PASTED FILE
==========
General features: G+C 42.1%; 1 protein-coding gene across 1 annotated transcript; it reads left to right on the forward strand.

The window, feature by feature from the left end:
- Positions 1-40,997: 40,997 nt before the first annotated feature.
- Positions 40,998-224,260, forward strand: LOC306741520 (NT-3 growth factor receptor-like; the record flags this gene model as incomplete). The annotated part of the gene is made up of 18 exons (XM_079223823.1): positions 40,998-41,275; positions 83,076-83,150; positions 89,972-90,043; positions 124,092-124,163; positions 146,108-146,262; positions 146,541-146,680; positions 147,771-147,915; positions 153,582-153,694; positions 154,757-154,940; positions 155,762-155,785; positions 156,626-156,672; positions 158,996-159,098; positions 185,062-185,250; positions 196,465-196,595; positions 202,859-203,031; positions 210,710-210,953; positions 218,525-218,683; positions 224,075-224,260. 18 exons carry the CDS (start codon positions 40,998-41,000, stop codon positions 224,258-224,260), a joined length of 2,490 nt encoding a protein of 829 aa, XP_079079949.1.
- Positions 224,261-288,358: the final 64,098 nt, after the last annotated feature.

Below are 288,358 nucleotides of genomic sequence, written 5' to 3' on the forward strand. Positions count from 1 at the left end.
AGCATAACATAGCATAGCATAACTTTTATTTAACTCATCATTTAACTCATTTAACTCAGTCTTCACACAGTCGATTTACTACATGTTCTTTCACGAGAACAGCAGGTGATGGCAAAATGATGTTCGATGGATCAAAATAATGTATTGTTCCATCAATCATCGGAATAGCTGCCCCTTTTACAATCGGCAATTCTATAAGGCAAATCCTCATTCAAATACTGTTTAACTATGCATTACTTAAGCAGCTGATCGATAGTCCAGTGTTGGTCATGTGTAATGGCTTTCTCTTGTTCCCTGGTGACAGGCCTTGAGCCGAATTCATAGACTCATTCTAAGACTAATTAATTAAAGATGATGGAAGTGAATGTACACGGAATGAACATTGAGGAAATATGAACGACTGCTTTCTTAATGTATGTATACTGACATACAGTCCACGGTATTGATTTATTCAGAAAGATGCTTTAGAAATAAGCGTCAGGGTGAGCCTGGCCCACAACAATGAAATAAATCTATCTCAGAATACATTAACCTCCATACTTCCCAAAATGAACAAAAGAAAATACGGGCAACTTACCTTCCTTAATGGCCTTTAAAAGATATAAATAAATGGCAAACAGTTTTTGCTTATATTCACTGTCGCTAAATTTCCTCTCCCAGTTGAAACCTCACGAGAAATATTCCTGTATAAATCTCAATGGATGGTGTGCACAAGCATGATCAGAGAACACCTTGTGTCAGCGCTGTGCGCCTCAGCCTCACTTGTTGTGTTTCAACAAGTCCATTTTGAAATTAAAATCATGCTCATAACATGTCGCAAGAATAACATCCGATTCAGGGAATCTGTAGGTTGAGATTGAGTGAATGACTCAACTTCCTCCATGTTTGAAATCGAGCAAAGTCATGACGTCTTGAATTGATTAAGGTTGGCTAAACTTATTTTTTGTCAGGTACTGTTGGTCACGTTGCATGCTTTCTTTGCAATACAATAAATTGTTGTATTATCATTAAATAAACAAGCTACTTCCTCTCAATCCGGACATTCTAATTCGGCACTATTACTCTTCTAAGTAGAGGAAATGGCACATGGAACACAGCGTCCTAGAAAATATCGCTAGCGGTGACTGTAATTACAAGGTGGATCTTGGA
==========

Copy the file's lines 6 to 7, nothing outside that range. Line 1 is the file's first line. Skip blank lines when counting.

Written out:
Below are 288,358 nucleotides of genomic sequence, written 5' to 3' on the forward strand. Positions count from 1 at the left end.
AGCATAACATAGCATAGCATAACTTTTATTTAACTCATCATTTAACTCATTTAACTCAGTCTTCACACAGTCGATTTACTACATGTTCTTTCACGAGAACAGCAGGTGATGGCAAAATGATGTTCGATGGATCAAAATAATGTATTGTTCCATCAATCATCGGAATAGCTGCCCCTTTTACAATCGGCAATTCTATAAGGCAAATCCTCATTCAAATACTGTTTAACTATGCATTACTTAAGCAGCTGATCGATAGTCCAGTGTTGGTCATGTGTAATGGCTTTCTCTTGTTCCCTGGTGACAGGCCTTGAGCCGAATTCATAGACTCATTCTAAGACTAATTAATTAAAGATGATGGAAGTGAATGTACACGGAATGAACATTGAGGAAATATGAACGACTGCTTTCTTAATGTATGTATACTGACATACAGTCCACGGTATTGATTTATTCAGAAAGATGCTTTAGAAATAAGCGTCAGGGTGAGCCTGGCCCACAACAATGAAATAAATCTATCTCAGAATACATTAACCTCCATACTTCCCAAAATGAACAAAAGAAAATACGGGCAACTTACCTTCCTTAATGGCCTTTAAAAGATATAAATAAATGGCAAACAGTTTTTGCTTATATTCACTGTCGCTAAATTTCCTCTCCCAGTTGAAACCTCACGAGAAATATTCCTGTATAAATCTCAATGGATGGTGTGCACAAGCATGATCAGAGAACACCTTGTGTCAGCGCTGTGCGCCTCAGCCTCACTTGTTGTGTTTCAACAAGTCCATTTTGAAATTAAAATCATGCTCATAACATGTCGCAAGAATAACATCCGATTCAGGGAATCTGTAGGTTGAGATTGAGTGAATGACTCAACTTCCTCCATGTTTGAAATCGAGCAAAGTCATGACGTCTTGAATTGATTAAGGTTGGCTAAACTTATTTTTTGTCAGGTACTGTTGGTCACGTTGCATGCTTTCTTTGCAATACAATAAATTGTTGTATTATCATTAAATAAACAAGCTACTTCCTCTCAATCCGGACATTCTAATTCGGCACTATTACTCTTCTAAGTAGAGGAAATGGCACATGGAACACAGCGTCCTAGAAAATATCGCTAGCGGTGACTGTAATTACAAGGTGGATCTTGGA